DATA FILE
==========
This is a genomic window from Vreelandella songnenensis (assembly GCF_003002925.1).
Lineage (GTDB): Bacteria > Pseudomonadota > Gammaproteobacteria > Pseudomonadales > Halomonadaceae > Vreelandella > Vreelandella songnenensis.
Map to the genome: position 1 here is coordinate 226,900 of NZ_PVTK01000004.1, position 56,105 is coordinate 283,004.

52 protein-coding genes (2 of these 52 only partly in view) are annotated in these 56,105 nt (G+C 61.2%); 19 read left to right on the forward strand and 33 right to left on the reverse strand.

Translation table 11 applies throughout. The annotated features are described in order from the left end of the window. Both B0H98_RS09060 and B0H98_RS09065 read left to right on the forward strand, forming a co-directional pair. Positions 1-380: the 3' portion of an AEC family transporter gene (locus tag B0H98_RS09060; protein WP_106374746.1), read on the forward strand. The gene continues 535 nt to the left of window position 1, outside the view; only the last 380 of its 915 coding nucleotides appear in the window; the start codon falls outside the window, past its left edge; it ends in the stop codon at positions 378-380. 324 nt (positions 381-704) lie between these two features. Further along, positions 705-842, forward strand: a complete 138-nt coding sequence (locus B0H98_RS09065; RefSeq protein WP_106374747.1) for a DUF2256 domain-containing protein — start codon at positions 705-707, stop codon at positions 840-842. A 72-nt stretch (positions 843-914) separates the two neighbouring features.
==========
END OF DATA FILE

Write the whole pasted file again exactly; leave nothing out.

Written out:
This is a genomic window from Vreelandella songnenensis (assembly GCF_003002925.1).
Lineage (GTDB): Bacteria > Pseudomonadota > Gammaproteobacteria > Pseudomonadales > Halomonadaceae > Vreelandella > Vreelandella songnenensis.
Map to the genome: position 1 here is coordinate 226,900 of NZ_PVTK01000004.1, position 56,105 is coordinate 283,004.

52 protein-coding genes (2 of these 52 only partly in view) are annotated in these 56,105 nt (G+C 61.2%); 19 read left to right on the forward strand and 33 right to left on the reverse strand.

Translation table 11 applies throughout. The annotated features are described in order from the left end of the window. Both B0H98_RS09060 and B0H98_RS09065 read left to right on the forward strand, forming a co-directional pair. Positions 1-380: the 3' portion of an AEC family transporter gene (locus tag B0H98_RS09060; protein WP_106374746.1), read on the forward strand. The gene continues 535 nt to the left of window position 1, outside the view; only the last 380 of its 915 coding nucleotides appear in the window; the start codon falls outside the window, past its left edge; it ends in the stop codon at positions 378-380. 324 nt (positions 381-704) lie between these two features. Further along, positions 705-842, forward strand: a complete 138-nt coding sequence (locus B0H98_RS09065; RefSeq protein WP_106374747.1) for a DUF2256 domain-containing protein — start codon at positions 705-707, stop codon at positions 840-842. A 72-nt stretch (positions 843-914) separates the two neighbouring features.